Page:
There is a huge difference between an electric current and an electromagnetic (EM) wave. The former describes the flux of moving charges, but the latter describes the change of electric and magnetic fields. Gama rays, X-rays, ultraviolet lights, visible lights, infrared lights, T-Hz ways, microwaves, radio waves, etc., they are all EM waves with different wavelengths. Their behaviors all follow Maxwell equations and propagate in vacuum or insulators at a speed of the order of 108m/s. One of the unique properties of EM waves is that they all travel perfectly in vacuum without losing energy over a very long distance, therefore one sees the lights of stars and galaxies millions and billions of light years away from the Earth. EM waves also prefer to travel in dielectrics. The vacuum has an infinite resistance, while dielectrics are perfect insulators. EM waves reflect almost hundred percent when meeting a metallic surface, and when meeting an electrolyte, or a conducting fluid with ions, EM waves are partially reflected back. This partial reflection makes the sandwiched electrolyte-membrane-electrolyte structures e.g. axons and microtubules good soft material waveguides .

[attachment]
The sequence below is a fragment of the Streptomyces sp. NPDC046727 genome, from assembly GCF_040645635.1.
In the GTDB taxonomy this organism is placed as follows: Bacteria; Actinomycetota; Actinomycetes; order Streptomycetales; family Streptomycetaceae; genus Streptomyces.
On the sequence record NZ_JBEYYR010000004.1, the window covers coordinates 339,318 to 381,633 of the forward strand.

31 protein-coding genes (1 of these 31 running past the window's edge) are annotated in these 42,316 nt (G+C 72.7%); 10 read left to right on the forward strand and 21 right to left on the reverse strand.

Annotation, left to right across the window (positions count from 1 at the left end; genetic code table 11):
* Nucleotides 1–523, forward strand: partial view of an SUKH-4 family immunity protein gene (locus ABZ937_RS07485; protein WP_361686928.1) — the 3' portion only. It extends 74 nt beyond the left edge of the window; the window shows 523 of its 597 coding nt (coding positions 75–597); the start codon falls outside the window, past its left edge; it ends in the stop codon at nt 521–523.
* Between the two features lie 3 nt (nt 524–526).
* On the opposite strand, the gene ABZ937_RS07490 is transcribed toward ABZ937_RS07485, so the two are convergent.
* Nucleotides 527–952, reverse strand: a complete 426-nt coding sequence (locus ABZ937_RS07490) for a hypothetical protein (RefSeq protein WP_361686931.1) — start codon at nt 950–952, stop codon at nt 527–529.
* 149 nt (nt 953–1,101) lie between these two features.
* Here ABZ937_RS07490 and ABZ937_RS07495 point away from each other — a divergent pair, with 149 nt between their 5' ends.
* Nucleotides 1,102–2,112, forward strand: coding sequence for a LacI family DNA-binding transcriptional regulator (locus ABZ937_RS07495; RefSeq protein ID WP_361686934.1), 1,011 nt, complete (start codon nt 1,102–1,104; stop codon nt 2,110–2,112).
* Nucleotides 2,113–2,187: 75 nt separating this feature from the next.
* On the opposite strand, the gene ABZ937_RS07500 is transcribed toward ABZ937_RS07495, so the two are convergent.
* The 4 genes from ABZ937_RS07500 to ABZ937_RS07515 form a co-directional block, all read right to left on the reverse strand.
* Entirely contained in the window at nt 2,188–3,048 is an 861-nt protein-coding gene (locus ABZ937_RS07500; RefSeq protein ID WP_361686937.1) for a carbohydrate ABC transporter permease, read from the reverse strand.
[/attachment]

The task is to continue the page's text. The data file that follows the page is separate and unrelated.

On sharp contrast, under a voltage where the voltage keeps its sign in time, an electric current can only propagate in a conductor or semiconductor, but not in insulators or vacuum, no matter the charge carriers are free electrons or ions. However, under an AC voltage where the voltage periodically changes its sign in time, a weak electric current can pass across an insulator, such as the dielectrics in a capacitor. In biosystems, no ac voltage exists, therefore electric currents only transport in the conducting paths filled with ionic fluids.
Now it is clear that in natural biosystems if the electrical information is carried by an electric current, it takes the path of an ionic fluid, e.g., the core of an axon. If the electrical information is carried by an EM wave, it takes the path of an insulator, e.g. the membrane of an axon. In some cases, e.g. in a brain or a heart, bioelectrical information may be carried by both currents and EM waves.